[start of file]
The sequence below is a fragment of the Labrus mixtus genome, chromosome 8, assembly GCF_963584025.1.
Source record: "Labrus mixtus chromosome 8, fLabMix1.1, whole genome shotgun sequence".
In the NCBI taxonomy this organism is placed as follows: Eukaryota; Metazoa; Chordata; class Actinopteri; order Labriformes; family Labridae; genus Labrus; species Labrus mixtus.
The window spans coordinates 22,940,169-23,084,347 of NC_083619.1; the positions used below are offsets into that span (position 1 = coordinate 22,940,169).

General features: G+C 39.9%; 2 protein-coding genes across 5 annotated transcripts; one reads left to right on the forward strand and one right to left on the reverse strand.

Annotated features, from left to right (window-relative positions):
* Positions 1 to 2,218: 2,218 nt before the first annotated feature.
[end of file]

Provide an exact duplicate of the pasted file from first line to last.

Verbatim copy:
The sequence below is a fragment of the Labrus mixtus genome, chromosome 8, assembly GCF_963584025.1.
Source record: "Labrus mixtus chromosome 8, fLabMix1.1, whole genome shotgun sequence".
In the NCBI taxonomy this organism is placed as follows: Eukaryota; Metazoa; Chordata; class Actinopteri; order Labriformes; family Labridae; genus Labrus; species Labrus mixtus.
The window spans coordinates 22,940,169-23,084,347 of NC_083619.1; the positions used below are offsets into that span (position 1 = coordinate 22,940,169).

General features: G+C 39.9%; 2 protein-coding genes across 5 annotated transcripts; one reads left to right on the forward strand and one right to left on the reverse strand.

Annotated features, from left to right (window-relative positions):
* Positions 1 to 2,218: 2,218 nt before the first annotated feature.